Ramiza Shamoun Koya, 1970-2020

The Forest Press community mourns the loss of our author and beloved friend Ramiza Shamoun Koya, age 49, on June 5 after a long battle with cancer. Her vitality, spirit, determination, and talent made a major and lasting impact on the Portland literary community as well as on friends and family around the world. She was a vocal advocate for equity, a supportive mentor to many, and an inspiration to all who knew her. 

Until a health-related leave of absence, Ramiza worked at Literary Arts as Director of Youth Programming, where she was recognized for her efforts toward equity and inclusion. Her acclaimed debut novel, The Royal Abduls, launched from Forest Avenue on May 12. 

Ramiza’s literary career included residencies at Blue Mountain Center and MacDowell Colony, where she first heard eleven-year-old Omar’s voice speaking to her. 

She was a regular speaker at the annual Association of Writers and Writing Programs conference, often participating in Writers in the Schools panels. Her 2020 conference proposal on “Writing Secular Muslim Experience” was accepted by the prestigious conference, featuring her alongside Dana Ghazi, Mohamed Asem, Omar El Akkad, and Aatif Rashid. She celebrated that achievement, but with her declining health and the timing with coronavirus, Ramiza was unable to travel to San Antonio to participate. 

In a recent interview for the PEN Podcast, she said, “It’s really important to start telling these stories and have people build up some kind of empathy so that we can all work together. We have a global pandemic right now. It’s not just one place or one culture or one color. Helping to do that has been something that is gratifying to me.”

In her author questionnaire, Ramiza recalled the origin of her novel: 

“This novel began as a short story based on the premise that an Indian-American child, searching for identity makes up an Indian accent and a royal past for his family. As I began writing it in the mid-2000s the news was full of Muslim Americans being disappeared, accused of crimes and made suspect when before they felt integrated. As a teaching artist I had worked with a young boy named Omar whose arm was broken when he was bullied and I wanted to write about a boy like him. Amina’s character came from having a roommate who was a physical anthropologist. We called our apartment the “hybrid zone” because we were both mixed raced and so I decided to write a character who worked on hybrid zones and then use that metaphor for various characters’ identities in the book.”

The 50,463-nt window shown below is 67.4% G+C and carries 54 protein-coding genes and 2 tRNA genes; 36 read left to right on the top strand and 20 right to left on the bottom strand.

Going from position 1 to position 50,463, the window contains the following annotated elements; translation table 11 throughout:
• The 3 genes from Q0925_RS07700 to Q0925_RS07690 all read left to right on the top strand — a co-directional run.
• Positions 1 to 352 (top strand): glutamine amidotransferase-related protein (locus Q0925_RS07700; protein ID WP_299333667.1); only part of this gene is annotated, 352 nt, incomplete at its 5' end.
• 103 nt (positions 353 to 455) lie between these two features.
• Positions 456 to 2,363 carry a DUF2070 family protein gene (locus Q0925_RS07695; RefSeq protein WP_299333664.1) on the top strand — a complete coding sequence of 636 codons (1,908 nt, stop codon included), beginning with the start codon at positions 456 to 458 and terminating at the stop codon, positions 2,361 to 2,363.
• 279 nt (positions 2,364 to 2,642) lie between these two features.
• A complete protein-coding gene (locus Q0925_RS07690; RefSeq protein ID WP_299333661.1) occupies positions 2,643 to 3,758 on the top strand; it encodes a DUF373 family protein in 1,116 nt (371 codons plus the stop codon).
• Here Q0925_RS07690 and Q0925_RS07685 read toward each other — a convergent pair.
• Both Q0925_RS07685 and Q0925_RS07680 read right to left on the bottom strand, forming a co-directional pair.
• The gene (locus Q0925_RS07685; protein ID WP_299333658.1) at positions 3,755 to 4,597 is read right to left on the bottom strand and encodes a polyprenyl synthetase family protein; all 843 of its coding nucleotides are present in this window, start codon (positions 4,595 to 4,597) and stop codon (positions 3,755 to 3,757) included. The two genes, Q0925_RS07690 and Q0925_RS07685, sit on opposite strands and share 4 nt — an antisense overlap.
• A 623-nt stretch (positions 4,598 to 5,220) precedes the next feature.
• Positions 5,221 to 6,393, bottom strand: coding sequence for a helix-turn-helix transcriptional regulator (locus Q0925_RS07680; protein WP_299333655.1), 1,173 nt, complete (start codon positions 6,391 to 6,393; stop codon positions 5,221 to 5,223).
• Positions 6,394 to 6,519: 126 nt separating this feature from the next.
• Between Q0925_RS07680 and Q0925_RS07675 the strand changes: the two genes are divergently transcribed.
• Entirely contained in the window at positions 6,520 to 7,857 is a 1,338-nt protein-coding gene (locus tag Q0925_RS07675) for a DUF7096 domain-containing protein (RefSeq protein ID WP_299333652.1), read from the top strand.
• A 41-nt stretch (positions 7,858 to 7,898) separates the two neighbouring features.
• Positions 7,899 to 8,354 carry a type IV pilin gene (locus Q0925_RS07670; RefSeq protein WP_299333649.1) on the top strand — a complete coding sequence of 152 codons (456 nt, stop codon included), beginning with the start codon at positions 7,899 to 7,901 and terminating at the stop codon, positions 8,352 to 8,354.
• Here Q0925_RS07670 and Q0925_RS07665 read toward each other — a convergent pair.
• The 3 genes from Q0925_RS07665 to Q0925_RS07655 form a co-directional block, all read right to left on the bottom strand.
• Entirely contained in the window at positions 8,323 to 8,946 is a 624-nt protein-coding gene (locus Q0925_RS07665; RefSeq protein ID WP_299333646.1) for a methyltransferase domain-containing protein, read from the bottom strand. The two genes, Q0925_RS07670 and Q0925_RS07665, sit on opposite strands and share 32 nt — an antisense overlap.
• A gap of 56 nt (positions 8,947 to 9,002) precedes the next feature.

The Pacific Northwest community rallied in December 2019, when Ramiza received her six-month prognosis, to make sure she could hold her book and see it on bookstore shelves in advance of the May 12 pub date. Through a team effort, The Royal Abduls made it into Portland bookstores in early February. 

Ramiza signed copies of The Royal Abduls at Powell’s Hawthorne in February. Photo by Riyad Koya.

Copyeditor Maya Myers moved projects around to do an immediate proofread. Samm Saxby and Joanna Rose jumped in to help us write book club questions and get the proofs finished. Liz Prato reached out to authors and sent advance copies so Ramiza would get more blurbs and know her voice was being heard. Kristi Wallace Knight served as sounding board and support. Students at Portland State University created marketing materials and prepared pitches for The Royal Abduls, all of which helped with our publicity effortsKingery printed and shipped the final copies. Our team at Publishers Group West worked with Powell’s, Broadway Books, and Annie Bloom’s to get copies on shelves as soon as possible. Regional authors and booksellers lent their voices to the Pacific Northwest Booksellers Association’s campaign to get reviews for Ramiza; the resulting Face Out Extravaganza was the largest Face Out post ever on Northwest Book Lovers. Brian Juenemann and Tegan Tigani brainstormed and coordinated that effort. Gigi Little created quote block images we could use to highlight each blurb and review. Jeremy Garber at Powell’s scheduled a book release event at Powell’s. Literary Arts offered to host an after party. Both of those events were canceled due to the arrival of the pandemic.

“I miss her voice and her laugh and having tea with her,” said publisher Laura Stanfill. “It’s a lifetime highlight that she trusted me with her gorgeous, important novel. When she revealed her diagnosis when we signed in October 2018, I promised Ramiza that if the timeline changed, I would do everything in my power to adjust timelines and make sure she could hold her book. Her trust in me, and the support of this community, allowed me to fulfill that promise. I’m so grateful. And I’m so sad. Ramiza had so much more to say, so many more conversations she would have wanted to participate in.” 

Greg Gerding at The Big Smoke published Ramiza’s most recent essay, “Driving Home.”

Sankar Raman and Laura Lo Forti arranged an in-person interview about what it means to be an American as part of the Vanport Mosaic Festival

Alex Behr interviewed Ramiza for The Rumpus. Read “That Little Bit of Magic.”

Two recent reviews include this one in Cleaver Magazine by Beth Kephart and this Atticus Review one by Shumaila Taher. 

A celebration of Ramiza’s life will be held at some point in the future when it is safe to gather. In the meantime, as per her family’s wishes, please consider donating in her name to one of the organizations dear to Ramiza’s heart: 

Literary Arts

The Pixie Project

Breast Cancer Research Fund

MacDowell Colony

Blue Mountain Center

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